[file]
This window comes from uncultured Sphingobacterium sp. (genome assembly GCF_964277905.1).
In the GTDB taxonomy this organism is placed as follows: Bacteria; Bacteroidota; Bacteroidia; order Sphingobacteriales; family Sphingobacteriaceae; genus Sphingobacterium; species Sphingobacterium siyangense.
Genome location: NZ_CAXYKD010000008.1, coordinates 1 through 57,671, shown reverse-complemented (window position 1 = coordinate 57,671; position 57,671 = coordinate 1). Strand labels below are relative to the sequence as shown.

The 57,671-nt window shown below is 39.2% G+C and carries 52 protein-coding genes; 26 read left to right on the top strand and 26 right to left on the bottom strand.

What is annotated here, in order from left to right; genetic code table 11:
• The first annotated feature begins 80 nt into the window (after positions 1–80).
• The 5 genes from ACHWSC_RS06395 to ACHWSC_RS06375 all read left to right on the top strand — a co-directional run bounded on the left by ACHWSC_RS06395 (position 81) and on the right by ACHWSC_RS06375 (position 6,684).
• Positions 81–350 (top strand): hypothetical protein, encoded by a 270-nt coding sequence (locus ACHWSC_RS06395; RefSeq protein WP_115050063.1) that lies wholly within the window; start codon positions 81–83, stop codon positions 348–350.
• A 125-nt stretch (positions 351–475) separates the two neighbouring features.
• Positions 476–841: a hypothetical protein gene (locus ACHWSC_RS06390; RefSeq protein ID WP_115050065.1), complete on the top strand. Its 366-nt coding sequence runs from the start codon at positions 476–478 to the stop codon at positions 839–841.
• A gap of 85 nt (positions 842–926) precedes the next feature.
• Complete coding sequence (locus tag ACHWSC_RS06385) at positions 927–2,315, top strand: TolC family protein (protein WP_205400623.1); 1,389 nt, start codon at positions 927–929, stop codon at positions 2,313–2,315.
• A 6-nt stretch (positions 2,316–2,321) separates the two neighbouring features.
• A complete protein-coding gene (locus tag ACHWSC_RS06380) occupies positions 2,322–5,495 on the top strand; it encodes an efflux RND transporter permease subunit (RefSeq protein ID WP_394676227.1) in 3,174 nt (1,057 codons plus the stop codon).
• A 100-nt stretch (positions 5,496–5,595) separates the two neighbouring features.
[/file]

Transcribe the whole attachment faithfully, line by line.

This window comes from uncultured Sphingobacterium sp. (genome assembly GCF_964277905.1).
In the GTDB taxonomy this organism is placed as follows: Bacteria; Bacteroidota; Bacteroidia; order Sphingobacteriales; family Sphingobacteriaceae; genus Sphingobacterium; species Sphingobacterium siyangense.
Genome location: NZ_CAXYKD010000008.1, coordinates 1 through 57,671, shown reverse-complemented (window position 1 = coordinate 57,671; position 57,671 = coordinate 1). Strand labels below are relative to the sequence as shown.

The 57,671-nt window shown below is 39.2% G+C and carries 52 protein-coding genes; 26 read left to right on the top strand and 26 right to left on the bottom strand.

What is annotated here, in order from left to right; genetic code table 11:
• The first annotated feature begins 80 nt into the window (after positions 1–80).
• The 5 genes from ACHWSC_RS06395 to ACHWSC_RS06375 all read left to right on the top strand — a co-directional run bounded on the left by ACHWSC_RS06395 (position 81) and on the right by ACHWSC_RS06375 (position 6,684).
• Positions 81–350 (top strand): hypothetical protein, encoded by a 270-nt coding sequence (locus ACHWSC_RS06395; RefSeq protein WP_115050063.1) that lies wholly within the window; start codon positions 81–83, stop codon positions 348–350.
• A 125-nt stretch (positions 351–475) separates the two neighbouring features.
• Positions 476–841: a hypothetical protein gene (locus ACHWSC_RS06390; RefSeq protein ID WP_115050065.1), complete on the top strand. Its 366-nt coding sequence runs from the start codon at positions 476–478 to the stop codon at positions 839–841.
• A gap of 85 nt (positions 842–926) precedes the next feature.
• Complete coding sequence (locus tag ACHWSC_RS06385) at positions 927–2,315, top strand: TolC family protein (protein WP_205400623.1); 1,389 nt, start codon at positions 927–929, stop codon at positions 2,313–2,315.
• A 6-nt stretch (positions 2,316–2,321) separates the two neighbouring features.
• A complete protein-coding gene (locus tag ACHWSC_RS06380) occupies positions 2,322–5,495 on the top strand; it encodes an efflux RND transporter permease subunit (RefSeq protein ID WP_394676227.1) in 3,174 nt (1,057 codons plus the stop codon).
• A 100-nt stretch (positions 5,496–5,595) separates the two neighbouring features.